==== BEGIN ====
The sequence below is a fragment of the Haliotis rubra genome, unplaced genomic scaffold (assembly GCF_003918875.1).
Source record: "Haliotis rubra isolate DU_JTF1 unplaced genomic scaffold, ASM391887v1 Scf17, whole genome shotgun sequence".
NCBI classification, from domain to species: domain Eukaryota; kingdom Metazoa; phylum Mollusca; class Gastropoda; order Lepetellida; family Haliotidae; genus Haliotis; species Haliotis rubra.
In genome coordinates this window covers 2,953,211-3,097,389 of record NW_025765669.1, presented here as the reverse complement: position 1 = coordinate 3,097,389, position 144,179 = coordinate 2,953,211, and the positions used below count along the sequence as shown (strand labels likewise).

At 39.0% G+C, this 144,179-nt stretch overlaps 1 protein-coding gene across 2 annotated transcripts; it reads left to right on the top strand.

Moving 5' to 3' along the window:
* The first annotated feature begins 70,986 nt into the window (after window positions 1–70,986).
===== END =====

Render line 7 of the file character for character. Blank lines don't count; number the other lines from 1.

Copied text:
* The first annotated feature begins 70,986 nt into the window (after window positions 1–70,986).